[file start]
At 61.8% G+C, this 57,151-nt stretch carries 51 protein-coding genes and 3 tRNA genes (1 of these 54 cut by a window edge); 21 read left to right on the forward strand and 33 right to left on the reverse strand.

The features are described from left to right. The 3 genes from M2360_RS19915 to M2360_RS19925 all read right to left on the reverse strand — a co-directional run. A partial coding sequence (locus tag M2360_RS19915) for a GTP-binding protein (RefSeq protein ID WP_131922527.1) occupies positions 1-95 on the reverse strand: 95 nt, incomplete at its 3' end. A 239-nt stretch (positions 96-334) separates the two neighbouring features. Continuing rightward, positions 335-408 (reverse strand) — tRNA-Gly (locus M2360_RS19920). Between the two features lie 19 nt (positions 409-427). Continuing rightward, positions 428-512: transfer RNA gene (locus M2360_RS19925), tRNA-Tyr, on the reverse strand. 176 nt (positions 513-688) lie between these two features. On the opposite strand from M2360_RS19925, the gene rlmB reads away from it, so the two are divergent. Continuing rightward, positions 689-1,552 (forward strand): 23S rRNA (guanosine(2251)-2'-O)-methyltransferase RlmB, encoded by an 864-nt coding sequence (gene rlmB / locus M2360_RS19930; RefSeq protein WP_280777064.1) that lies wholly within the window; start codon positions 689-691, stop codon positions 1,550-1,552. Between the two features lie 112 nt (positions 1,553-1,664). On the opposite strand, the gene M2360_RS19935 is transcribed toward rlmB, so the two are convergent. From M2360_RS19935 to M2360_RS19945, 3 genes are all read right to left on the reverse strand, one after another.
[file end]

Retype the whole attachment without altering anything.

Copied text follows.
At 61.8% G+C, this 57,151-nt stretch carries 51 protein-coding genes and 3 tRNA genes (1 of these 54 cut by a window edge); 21 read left to right on the forward strand and 33 right to left on the reverse strand.

The features are described from left to right. The 3 genes from M2360_RS19915 to M2360_RS19925 all read right to left on the reverse strand — a co-directional run. A partial coding sequence (locus tag M2360_RS19915) for a GTP-binding protein (RefSeq protein ID WP_131922527.1) occupies positions 1-95 on the reverse strand: 95 nt, incomplete at its 3' end. A 239-nt stretch (positions 96-334) separates the two neighbouring features. Continuing rightward, positions 335-408 (reverse strand) — tRNA-Gly (locus M2360_RS19920). Between the two features lie 19 nt (positions 409-427). Continuing rightward, positions 428-512: transfer RNA gene (locus M2360_RS19925), tRNA-Tyr, on the reverse strand. 176 nt (positions 513-688) lie between these two features. On the opposite strand from M2360_RS19925, the gene rlmB reads away from it, so the two are divergent. Continuing rightward, positions 689-1,552 (forward strand): 23S rRNA (guanosine(2251)-2'-O)-methyltransferase RlmB, encoded by an 864-nt coding sequence (gene rlmB / locus M2360_RS19930; RefSeq protein WP_280777064.1) that lies wholly within the window; start codon positions 689-691, stop codon positions 1,550-1,552. Between the two features lie 112 nt (positions 1,553-1,664). On the opposite strand, the gene M2360_RS19935 is transcribed toward rlmB, so the two are convergent. From M2360_RS19935 to M2360_RS19945, 3 genes are all read right to left on the reverse strand, one after another.